Inumoi hue le mrenu ja dapli:
So-with-that-motive said the man, who-is replying:
So the man answered:
Na lepo mu pa godzi leva groda troku guo,
During the-event-of our in-the-past going-to that large rock (close clause),
When we went to that big rock,
Again, a new speaker deserves a new para. In the E original, the word we translated with pa godzi was came. This illustrates the "false friendship"--as one is warned so frequently in learning French--of some E words with foreign words to be learned, in this case of E come with L kamla. Kamla is frequently better translated with L godzi, and is in this case. The only difference between the L kamla/godzi pair is the order of their last two places: kamla means to come or go from X to Y; godzi, to come or go to X from Y. The difference between E come and go is more complex than that. Also, Inumoi is better here than Inusoa, as it was a motivational cause that led to X's answering, not a "logical one", i.e., not an entailment. Finally, we are taking the scope of hue le mrenu ja dapli to be the ensuing paragraph; but the conventions governing the scope of hue have not been nailed down yet.
lepo mi kovgoi tei ga nerbi lepo mi pragoi, ibuo mi viadri lepo tu smugoi tcegoi tei.
the-event-of my going-around (curve-going) it was necessary for the-event-of my proceeding, but I notice the-event-of you glidingly (smooth-goingly) pass-through (through-go) t (the rock).
I had to go around it in order to proceed, but I noticed that you glided right through it.
E had/have to has at least 3 senses that L keeps utterly distinct. One is the sense of the factually necessary condition; that is what's going on here, so A has used nerbi. Another is the sentiment of a speaker that someone, perhaps s, is morally obliged to do something; in L, we convey that sentiment with the attitudinal Oa. A third sense is actually knowing that someone is obliged to do something by some moral rule or principle; that objective claim is conveyed with the predicate funrui in L. So in the interests of "saying what they mean and meaning what they say", logli make distinctions that speakers of other languages do not make...at least not very often. Tei, of course, anaphorises le troku.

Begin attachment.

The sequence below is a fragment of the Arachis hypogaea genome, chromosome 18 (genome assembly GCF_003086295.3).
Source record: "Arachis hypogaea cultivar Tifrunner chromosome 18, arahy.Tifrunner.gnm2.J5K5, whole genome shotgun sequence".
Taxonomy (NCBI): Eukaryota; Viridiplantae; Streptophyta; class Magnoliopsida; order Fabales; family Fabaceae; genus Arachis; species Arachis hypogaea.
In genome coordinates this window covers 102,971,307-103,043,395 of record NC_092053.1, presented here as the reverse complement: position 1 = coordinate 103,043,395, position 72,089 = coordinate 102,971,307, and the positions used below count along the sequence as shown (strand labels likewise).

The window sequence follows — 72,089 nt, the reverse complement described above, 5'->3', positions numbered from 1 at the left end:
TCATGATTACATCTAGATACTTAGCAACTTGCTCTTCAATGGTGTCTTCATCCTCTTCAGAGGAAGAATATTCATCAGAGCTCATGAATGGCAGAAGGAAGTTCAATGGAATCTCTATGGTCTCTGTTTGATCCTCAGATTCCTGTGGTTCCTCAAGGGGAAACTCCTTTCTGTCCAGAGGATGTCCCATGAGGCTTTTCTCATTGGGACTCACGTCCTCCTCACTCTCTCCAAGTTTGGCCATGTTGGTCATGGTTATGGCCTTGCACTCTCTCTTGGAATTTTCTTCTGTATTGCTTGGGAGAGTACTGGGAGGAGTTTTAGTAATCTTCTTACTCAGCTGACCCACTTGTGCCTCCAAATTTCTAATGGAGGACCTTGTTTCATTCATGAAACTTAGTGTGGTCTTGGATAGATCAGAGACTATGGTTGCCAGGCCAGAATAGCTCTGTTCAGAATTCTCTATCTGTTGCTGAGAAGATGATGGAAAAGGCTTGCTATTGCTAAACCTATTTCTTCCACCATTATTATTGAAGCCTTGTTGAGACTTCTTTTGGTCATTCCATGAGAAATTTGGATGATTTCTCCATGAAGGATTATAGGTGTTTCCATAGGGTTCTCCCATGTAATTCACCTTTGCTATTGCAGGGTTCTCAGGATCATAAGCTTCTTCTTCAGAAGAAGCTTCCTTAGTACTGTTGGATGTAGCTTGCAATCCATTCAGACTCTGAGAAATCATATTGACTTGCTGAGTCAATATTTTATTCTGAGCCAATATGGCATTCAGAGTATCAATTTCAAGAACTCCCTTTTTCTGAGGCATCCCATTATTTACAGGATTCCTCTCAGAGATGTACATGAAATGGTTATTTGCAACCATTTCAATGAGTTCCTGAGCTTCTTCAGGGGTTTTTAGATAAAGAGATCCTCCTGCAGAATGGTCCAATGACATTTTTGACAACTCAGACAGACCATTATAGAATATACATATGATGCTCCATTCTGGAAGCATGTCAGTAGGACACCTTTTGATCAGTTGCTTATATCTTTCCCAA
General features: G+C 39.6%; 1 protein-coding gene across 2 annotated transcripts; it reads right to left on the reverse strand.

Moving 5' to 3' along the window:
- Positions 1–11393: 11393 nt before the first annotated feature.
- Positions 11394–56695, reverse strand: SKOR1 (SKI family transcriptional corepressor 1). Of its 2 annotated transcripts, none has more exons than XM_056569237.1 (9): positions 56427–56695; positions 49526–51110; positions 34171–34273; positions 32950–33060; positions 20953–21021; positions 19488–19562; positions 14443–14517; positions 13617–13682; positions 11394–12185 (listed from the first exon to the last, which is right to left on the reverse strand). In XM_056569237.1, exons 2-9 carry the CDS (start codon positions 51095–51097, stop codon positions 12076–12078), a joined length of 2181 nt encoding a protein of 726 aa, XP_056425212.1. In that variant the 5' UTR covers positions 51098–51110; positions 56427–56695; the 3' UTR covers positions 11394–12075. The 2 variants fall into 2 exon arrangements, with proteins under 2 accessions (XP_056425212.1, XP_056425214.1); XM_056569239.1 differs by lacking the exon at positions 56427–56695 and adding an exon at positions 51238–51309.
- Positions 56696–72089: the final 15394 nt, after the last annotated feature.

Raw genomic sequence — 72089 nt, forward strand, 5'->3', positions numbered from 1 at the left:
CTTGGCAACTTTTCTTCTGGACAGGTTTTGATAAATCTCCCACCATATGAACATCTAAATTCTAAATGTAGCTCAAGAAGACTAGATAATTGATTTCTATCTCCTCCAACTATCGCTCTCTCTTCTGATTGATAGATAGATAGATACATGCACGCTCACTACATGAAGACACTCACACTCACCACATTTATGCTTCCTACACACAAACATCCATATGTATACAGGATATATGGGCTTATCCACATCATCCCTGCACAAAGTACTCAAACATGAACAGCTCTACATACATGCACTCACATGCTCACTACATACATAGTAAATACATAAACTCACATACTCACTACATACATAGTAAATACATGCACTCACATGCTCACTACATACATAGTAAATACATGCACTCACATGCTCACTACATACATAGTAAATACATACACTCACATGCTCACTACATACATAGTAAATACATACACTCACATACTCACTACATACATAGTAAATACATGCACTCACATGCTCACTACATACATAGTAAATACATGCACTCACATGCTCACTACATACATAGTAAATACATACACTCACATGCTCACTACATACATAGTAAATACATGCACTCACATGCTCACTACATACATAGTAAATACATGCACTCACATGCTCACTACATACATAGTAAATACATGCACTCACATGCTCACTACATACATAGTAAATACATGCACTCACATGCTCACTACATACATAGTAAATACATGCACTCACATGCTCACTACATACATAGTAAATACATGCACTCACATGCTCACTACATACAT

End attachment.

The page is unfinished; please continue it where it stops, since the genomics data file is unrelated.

I, na lepo mu pa canspe leva grogro tristaga ji sticko le fitrua guo,
And, during the-event-of our chancing-on (chancing-to-experience) that huge (big-big) tree-trunk that obstructs (stop-causes) the footpath (close-clause),
And when we chanced upon that huge tree-trunk obstructing the path,
We made a new word, canspe = chance-experience for having a chance encounter with something.
lepo mi tovgoi teo ga nerbi, ibuo tu liacli tcedzo teo.
the-event-of my climbing-over (over-going) tau (the log) was necessary, but you straightly (line-like-ly) walk-through (through-walked) tau.
I needed to climb over it, but you walked straight through it.
We made tovgoi and tcedzo for the occasion. The metaphor liacli tcedzo ("line-like-ly through-walk") is interestingly Loglandian. (I wonder how it would sound if literally translated into Chinese? Would one of the brana jungi, or even the academic sinologists, reading this care to tell us? If so, please write this column with the answer.) Teo, Greek lowercase tau, is used to replace le tristaga since Latin tei is already assigned to le troku.
Le gudspi ga mutce stari, ice hue gei:
The angel is very startled, and says g (the angel):
The angel was very startled, and said:
That this sentence is I-less means that it is the start of a new paragraph and the end of the scope of the last hue. We used Le gudspi in the first clause because we're translating from the E, but we used gei in the next one to translate he.
Ue tu no viadri lepo mu pa dzoru veu ne fitrua ji kasgoi ne cetlai.